Having just completed her bachelor’s degree in 2017, 21-year-old Francesca Vita left her home town, Messina in Sicily, and moved 1,000 kilometres north to pursue a master’s in biotechnology at Università di Torino.
According to a recent report by the Italian National Agency for the Evaluation of Universities (ANVUR), Vita is only one among thousands of students lost to southern Italian universities in the last few years. In 2011, more than 600,000 students were registered in a southern university, out of 1.7 million students across Italy’s 68 public and 31 private universities. Ten years later, the national total has risen to almost 2 million, thanks to increases in northern universities and in online ones, that have grown five-fold to about 200,000 students. But the quota at southern public universities has fallen by 100,000, with big universities like Palermo, Bari and Naples losing between 9,000 and 15,000 students each.
This exodus adds to other gaps between northern and southern Italy and between the country as a whole and other industrialised countries. Italy spends about 1% of its GDP on tertiary education, less than most OECD countries (for which the average is 1.45%), and has a very low rate of young university graduates (29%) compared to most OECD countries (47%).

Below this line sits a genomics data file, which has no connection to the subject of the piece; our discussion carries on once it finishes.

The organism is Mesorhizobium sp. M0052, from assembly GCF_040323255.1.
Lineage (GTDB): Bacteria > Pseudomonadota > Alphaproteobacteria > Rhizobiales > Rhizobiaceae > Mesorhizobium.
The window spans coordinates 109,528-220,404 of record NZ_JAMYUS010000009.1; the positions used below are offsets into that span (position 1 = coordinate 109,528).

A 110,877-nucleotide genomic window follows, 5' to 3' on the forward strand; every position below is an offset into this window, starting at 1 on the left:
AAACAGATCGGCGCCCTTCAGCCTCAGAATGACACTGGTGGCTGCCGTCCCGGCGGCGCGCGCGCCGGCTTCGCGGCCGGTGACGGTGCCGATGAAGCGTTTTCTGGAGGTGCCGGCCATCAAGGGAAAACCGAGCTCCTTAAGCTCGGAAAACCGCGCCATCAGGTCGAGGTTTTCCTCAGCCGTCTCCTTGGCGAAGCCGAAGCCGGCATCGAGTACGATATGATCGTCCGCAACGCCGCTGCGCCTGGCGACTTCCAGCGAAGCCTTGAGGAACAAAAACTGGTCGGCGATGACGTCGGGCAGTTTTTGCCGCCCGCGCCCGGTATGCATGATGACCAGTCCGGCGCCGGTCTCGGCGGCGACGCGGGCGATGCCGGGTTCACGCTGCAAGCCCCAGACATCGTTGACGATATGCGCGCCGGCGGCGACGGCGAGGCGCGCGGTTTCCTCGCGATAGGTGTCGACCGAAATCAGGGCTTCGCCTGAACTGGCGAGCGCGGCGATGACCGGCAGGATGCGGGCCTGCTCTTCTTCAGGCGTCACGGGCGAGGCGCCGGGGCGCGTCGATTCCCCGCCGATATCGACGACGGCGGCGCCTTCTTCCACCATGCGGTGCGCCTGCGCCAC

The causes of the low enrolment include a more pronounced demographic decline in the south, fewer people continuing education after high school, and increased brain drain to the north. “Mine was a forced choice to have access to more and better opportunities for my future,” says Vita.
The future of the university system in the south has been forecast by another report by SVIMEZ, a private think-tank that studies the economy of the southern Italy. Without policy interventions, the group says, there could be a further 27% drop in registered students in the south by 2041. The impact will be bigger for medium-small universities in the peripheral regions, where population depletion will hit harder, while universities in the centre-north will be affected less and at a later stage. “Either we can compensate for depopulation, or it will become difficult for some universities to operate,” says Daniele Livon, director of ANVUR.
Italy’s population is set to fall by almost 3 million by 2041, according to the Italian National Institute of Statistics (ISTAT), due to a low fertility rate (the average number of children per woman) of 1.24. Since the end of the 2000s, the rate in the south has dropped below the national median. The effects are already felt. “In our region, we have 30% fewer potential students than 20 years ago, and we are worried,” says Patrizia Falabella, deputy rector in charge of teaching activities at the University of Basilicata. Founded in 1982, this regional university is one of the smallest in the country, with about 5,800 students. It has lost 2,500 of them since 2011 and could lose another 2,000 by 2041.
Adding to the reduced pool of potential students is the lower rate at which school graduates from the south enrol in university, now below 60%. That fraction rose for a while at the beginning of the 2000s, but the economic crisis in 2008 reversed the trend, because “the crisis had a bigger impact on the families of the south,” says Gaetano Vecchione, an economist at the University of Naples Federico II and co-author of the SVIMEZ report.